Tips from Whitefish master mixologist Meagan Schmoll
Story & photograhy by Lido Vizzutti
Standing in a lake outside Whitefish with water up to her waist, Meagan Schmoll looks into the camera and introduces the Bolero — an elegant sherry cocktail she invented and named after the Latin dance.
A floating standup paddle board acts as a makeshift bar and gently bobs as she begins to build the cocktail.
“The drink that is liquid movement,” Schmoll, a master mixologist from Whitefish, says of the Bolero. “Filled with tension, restrained passion and accented with moments of flair and release.”
This is Schmoll’s 2016 U.S. Sherry Cocktail Competition application video — a competition she has been a finalist in the past two years, showing off her skills in New York City.
Diving into the Bolero can be an advanced endeavor, so when preparing the home bar this summer to impress, Schmoll’s advice is to concentrate on the simple cocktails that can easily be reworked.
“Keep it simple. Then expand as you grow as an enthusiast,” she said.
Take the Bee’s Knees, for example. Light, bright and refreshing, this summer sipper takes the edge off hot days and is an easily assembled party or barbecue drink.
“It starts with gin, honey and lemon,” said Schmoll. “And being the creative people we are, we thought, ‘Well, I bet bourbon would go with that.’ So you change the spirit and it becomes a totally new flavor profile.”
The resulting tipple is called a Gold Rush. Another option is to “spritz it” by adding a bit of Prosecco or soda water.
For a drink on a completely different flavor spectrum, the Negroni — with equal parts gin, sweet vermouth and Campari — is another simple, exciting starting point to impress.
“The Negroni is a drink that begins the night wonderfully but also can satisfy the hankering for that one last drink,” she said. “This cocktail touches on all the tastes: sweet, sour, salt, bitter and umami.”
Exchange the gin for bourbon and you have a Boulivardier.
Since keeping a fully stocked selection of spirits and tools can become expensive or overwhelming, reconfiguring cocktails is a blessing for those playing home bartender this summer.
Most importantly for any creator of cocktails, Schmoll says to remember: “You’re always creating a drink for the person who is drinking it. So even though there are many dos and don’ts, the most important thing is making (the drink) the way the imbiber likes it.”
In addition to the sherry competitions in New York, Schmoll has competed in the U.S. House of Angostura Global Cocktail Challenge in Chicago and a Speed Rack competition in Seattle. To taste her Bolero, Bee’s Knees or Negroni, Schmoll is currently the Cocktail Specialist and Spirits Manager for Abruzzo Italian Kitchen and Tupelo Grille in Whitefish and the Gunsight Bar and Grill in Columbia Falls.
2 oz. gin*
3/4 oz. honey syrup (mix 1 part water to 2 parts honey)
3/4 oz. fresh-squeezed lemon juice
Shake all ingredients with ice and strain into a chilled coupe or martini glass. Garnish with a twist of lemon.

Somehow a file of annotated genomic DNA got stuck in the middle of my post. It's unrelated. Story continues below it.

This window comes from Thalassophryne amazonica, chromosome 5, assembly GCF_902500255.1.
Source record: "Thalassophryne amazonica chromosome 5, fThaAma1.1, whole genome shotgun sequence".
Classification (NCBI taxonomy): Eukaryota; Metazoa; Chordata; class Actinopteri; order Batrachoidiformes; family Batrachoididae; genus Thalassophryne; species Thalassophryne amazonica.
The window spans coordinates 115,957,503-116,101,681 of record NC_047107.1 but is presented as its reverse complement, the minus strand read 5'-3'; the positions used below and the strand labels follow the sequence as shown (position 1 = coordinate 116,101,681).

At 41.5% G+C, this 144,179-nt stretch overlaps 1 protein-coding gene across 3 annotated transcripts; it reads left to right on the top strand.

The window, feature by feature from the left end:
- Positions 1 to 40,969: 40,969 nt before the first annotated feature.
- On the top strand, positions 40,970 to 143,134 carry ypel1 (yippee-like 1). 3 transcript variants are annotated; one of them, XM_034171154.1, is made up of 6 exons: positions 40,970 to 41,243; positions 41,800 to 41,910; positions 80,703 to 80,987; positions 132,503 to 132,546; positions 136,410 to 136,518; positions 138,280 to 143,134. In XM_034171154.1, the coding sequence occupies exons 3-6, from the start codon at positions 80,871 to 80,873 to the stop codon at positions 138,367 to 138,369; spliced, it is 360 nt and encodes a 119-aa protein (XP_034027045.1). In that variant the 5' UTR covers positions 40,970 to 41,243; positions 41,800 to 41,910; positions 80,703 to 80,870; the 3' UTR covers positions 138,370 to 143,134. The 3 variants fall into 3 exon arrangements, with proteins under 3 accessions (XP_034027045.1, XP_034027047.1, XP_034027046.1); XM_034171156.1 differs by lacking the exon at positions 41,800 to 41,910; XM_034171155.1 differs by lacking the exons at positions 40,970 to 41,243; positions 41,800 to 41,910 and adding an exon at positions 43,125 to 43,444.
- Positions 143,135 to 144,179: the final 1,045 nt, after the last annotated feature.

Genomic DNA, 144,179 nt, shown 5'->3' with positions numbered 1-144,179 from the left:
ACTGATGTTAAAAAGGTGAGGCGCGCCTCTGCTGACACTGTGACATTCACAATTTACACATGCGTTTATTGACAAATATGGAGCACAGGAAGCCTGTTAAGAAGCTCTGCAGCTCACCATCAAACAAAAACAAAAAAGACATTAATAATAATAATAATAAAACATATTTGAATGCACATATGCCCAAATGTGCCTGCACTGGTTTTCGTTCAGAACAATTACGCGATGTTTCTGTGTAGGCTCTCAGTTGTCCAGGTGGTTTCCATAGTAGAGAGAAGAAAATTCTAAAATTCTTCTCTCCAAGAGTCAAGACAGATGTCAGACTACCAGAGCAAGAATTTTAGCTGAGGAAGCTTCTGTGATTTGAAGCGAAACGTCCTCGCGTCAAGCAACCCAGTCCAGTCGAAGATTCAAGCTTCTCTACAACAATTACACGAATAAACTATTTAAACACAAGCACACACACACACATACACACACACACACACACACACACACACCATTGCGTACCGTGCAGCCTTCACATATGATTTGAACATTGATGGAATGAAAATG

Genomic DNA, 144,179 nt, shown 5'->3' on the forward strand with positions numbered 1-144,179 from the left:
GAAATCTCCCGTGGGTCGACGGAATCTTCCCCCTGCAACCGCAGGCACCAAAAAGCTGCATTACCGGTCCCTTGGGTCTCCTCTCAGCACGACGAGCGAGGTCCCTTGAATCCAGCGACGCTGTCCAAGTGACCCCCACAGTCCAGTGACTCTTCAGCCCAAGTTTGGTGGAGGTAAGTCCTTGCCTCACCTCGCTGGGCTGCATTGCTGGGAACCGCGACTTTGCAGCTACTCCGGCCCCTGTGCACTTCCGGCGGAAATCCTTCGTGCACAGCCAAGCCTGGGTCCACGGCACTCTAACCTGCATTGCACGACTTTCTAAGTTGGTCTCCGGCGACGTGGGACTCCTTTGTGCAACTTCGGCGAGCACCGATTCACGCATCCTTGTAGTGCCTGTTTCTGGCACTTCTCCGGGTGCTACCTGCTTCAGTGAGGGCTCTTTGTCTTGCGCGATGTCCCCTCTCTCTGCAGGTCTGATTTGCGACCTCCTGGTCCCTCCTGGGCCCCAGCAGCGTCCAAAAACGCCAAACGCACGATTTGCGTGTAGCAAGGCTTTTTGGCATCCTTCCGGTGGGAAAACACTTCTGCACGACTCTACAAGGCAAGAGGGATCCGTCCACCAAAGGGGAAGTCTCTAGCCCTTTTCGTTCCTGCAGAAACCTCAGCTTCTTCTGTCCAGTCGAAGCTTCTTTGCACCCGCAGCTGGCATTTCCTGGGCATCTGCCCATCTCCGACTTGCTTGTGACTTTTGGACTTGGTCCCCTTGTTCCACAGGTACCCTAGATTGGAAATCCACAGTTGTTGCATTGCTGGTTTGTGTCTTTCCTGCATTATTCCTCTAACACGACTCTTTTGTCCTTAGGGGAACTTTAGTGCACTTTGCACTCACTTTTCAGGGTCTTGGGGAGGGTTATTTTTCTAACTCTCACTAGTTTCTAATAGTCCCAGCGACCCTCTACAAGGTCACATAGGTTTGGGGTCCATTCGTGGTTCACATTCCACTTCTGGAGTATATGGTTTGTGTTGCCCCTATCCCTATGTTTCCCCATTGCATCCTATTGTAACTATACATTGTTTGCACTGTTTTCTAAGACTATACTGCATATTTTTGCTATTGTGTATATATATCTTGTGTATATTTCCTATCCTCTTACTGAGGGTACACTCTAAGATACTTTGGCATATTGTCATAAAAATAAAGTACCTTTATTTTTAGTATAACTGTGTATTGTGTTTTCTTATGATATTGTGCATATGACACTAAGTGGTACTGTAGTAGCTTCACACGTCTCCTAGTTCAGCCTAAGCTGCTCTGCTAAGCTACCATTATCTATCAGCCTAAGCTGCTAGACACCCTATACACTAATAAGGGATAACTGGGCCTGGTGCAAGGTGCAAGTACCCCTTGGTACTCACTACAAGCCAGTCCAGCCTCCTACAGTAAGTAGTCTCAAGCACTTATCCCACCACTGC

*Substitute 2 oz. bourbon for a Gold Rush.
1 oz. gin
1 oz. sweet vermouth
1 oz. Campari
Combine all the ingredients in an iced old-fashioned glass and stir. Garnish with an orange peel.
*Substitute 1 oz. bourbon for a Boulivardier.
Home Bar Suggestions From Meagan Schmoll
Five Useful Tools
1. The Boston Shaker: Comes with a pint glass and oversized tin that fit nicely together. This two-piece set can be used for shaken and stirred cocktails.
2. A jigger: A measuring device that has lines to measure the basic 1/4, 1/2, 3/4, 1, 1.5 ounces, helping keep proportions of recipes balanced.
3. Stirring spoon: If purchasing, be sure not to get the spoon with the red tip that you see at most stores. It is worth investing in a nice one from Cocktail Kingdom, which will be well balanced and pleasant in your hands.
4. Hawthorne Strainer: Or, if you’re feeling traditional, you can use a julep strainer.
5. A peeler: For citrus garnishes.
Stocking the Summer Home Bar
- P Gin
- Tequila (only 100% agave)
- Rum or vodka
- Dry and/or sweet vermouth (small bottles) Note: Vermouth expires in about three weeks, so be ready to use it.
- Angostura bitters
Rules of Thumb
If it is all spirits, one should stir. This will retain the texture of the ingredients used in a smooth, velvety experience.
If citrus is involved, make sure to shake it. Shaking creates small CO2 bubbles that dance on your tongue — citrus loves to be shaken.
Use fresh ingredients, like limes and lemons, instead of from concentrate.
There are many dos and don’ts, but the most important thing is making it the way the drinker likes it.
Five Books for the Home Enthusiast
1. “3-Ingredient Cocktails: An Opinionated Guide to the Most Enduring Drinks in the Cocktail Canon,” by Robert Simonson
2. “The Craft Cocktail Party: Delicious Drinks for Every Occasion,” by Julie Reiner
3. “The Essential Cocktail: The Art of Mixing Perfect Drinks,” by Dale Degroff
4. “One Bottle Cocktail: More than 80 Recipes with Fresh Ingredients and a Single Spirit,” by Maggie Hoffman
5. “The 12 Bottle Bar: A Dozen Bottles. Hundreds of Cocktails. A New Way to Drink,” by David Solmonson and Lesley Jacobs